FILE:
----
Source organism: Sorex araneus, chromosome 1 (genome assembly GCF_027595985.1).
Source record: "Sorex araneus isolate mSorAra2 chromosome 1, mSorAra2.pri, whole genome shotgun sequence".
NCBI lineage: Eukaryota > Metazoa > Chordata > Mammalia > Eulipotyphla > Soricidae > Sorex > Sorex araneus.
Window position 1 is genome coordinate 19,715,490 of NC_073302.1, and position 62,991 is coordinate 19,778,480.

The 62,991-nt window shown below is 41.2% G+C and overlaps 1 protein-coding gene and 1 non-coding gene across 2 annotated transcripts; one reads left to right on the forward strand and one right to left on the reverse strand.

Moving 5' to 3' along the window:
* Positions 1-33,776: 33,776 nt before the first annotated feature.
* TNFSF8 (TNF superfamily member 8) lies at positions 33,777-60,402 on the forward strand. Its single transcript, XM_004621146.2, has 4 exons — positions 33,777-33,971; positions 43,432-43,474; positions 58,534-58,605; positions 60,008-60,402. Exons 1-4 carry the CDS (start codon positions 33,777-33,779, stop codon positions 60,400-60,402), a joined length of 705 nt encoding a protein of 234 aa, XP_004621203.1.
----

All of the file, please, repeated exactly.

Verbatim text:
Source organism: Sorex araneus, chromosome 1 (genome assembly GCF_027595985.1).
Source record: "Sorex araneus isolate mSorAra2 chromosome 1, mSorAra2.pri, whole genome shotgun sequence".
NCBI lineage: Eukaryota > Metazoa > Chordata > Mammalia > Eulipotyphla > Soricidae > Sorex > Sorex araneus.
Window position 1 is genome coordinate 19,715,490 of NC_073302.1, and position 62,991 is coordinate 19,778,480.

The 62,991-nt window shown below is 41.2% G+C and overlaps 1 protein-coding gene and 1 non-coding gene across 2 annotated transcripts; one reads left to right on the forward strand and one right to left on the reverse strand.

Moving 5' to 3' along the window:
* Positions 1-33,776: 33,776 nt before the first annotated feature.
* TNFSF8 (TNF superfamily member 8) lies at positions 33,777-60,402 on the forward strand. Its single transcript, XM_004621146.2, has 4 exons — positions 33,777-33,971; positions 43,432-43,474; positions 58,534-58,605; positions 60,008-60,402. Exons 1-4 carry the CDS (start codon positions 33,777-33,779, stop codon positions 60,400-60,402), a joined length of 705 nt encoding a protein of 234 aa, XP_004621203.1.